We know that product marketing is largely about branding. No doubt, lots of smart, clever people are already hard at work coming up with catchy brand names that will prompt Americans to ask their doctors about marijuana, should laws become relaxed. But we also know from the billions of dollars spent on drug advertising each year, it’s also all about product disclosure.

There is currently one branded cannabis-based drug on the market today, Marinol, that is approved for medicinal purposes, as medical marijuana has already been approved in several states.

The U.S. government and the makers of Marinol caution patients that the drug could cause, among other side effects: red eyes, weakness, sleepiness, elevated mood, sudden warm feeling, memory loss, anxiety, confusion, dizziness, unsteady walking, strange or unusual thoughts or “feeling like you are outside of your body.”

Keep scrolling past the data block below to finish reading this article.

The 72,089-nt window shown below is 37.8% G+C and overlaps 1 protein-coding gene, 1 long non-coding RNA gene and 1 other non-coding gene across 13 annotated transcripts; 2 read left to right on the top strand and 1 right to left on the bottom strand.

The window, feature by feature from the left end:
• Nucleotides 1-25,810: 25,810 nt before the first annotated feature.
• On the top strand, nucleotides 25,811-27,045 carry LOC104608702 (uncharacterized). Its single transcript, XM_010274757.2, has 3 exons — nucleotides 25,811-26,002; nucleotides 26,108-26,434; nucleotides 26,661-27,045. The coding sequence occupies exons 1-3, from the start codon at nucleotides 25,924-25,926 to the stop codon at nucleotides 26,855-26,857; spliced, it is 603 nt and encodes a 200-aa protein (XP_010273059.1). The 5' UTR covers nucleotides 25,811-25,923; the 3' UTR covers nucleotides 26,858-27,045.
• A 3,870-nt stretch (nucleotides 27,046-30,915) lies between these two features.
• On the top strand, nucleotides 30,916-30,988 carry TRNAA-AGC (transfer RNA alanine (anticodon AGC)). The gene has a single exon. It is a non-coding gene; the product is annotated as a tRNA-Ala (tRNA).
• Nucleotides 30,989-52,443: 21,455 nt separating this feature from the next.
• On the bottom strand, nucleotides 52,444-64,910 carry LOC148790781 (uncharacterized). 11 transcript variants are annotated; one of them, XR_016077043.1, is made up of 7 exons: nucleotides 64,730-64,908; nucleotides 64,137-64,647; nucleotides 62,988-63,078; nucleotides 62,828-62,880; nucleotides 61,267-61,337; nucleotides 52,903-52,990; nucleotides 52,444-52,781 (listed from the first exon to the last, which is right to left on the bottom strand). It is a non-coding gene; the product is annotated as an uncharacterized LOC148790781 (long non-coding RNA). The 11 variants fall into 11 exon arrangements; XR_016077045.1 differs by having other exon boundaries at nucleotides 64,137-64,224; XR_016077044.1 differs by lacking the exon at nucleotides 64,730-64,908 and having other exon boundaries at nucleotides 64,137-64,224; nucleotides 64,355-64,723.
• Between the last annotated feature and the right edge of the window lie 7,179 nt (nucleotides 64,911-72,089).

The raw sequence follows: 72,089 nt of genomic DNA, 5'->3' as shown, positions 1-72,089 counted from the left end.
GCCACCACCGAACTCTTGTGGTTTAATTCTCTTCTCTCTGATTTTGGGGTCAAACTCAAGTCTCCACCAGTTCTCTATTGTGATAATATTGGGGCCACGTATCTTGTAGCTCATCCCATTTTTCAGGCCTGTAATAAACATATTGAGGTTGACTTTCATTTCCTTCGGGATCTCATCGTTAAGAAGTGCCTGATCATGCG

Here’s the contest.

Pretend Proposition 19 has been approved, regulations are in place for general use of marijuana and no judicial challenges are pending.

You are heading up the brand team for a company planning to get in on the action. What would be your 1. brand name, 2. tag line and 3. side effect disclosure statement?

Here’s an example to get you thinking.  “Cannibrex, the twice-daily treatment for excessive motivation. Caution:  Cannibrex can cause dry mouth, severe procrastination, uncontrollable laughter, lost train of thought or fear of the telephone. Tell your doctor if you have eaten a whole cherry pie, bag of semisweet chocolate chips, sleeve of stale saltine crackers or have considered dipping into the box of baking soda in your empty refrigerator.”

Please submit your entries via the Comments section by Wednesday, August 18th. Winner(s) will be announced later in the week.

Please remember Word Nymph doesn’t post on Sundays. She’ll be mulling prize ideas.


Filed under All Things Wordish, Health, Marketing/Advertising/PR, Politics

Operation Buzzword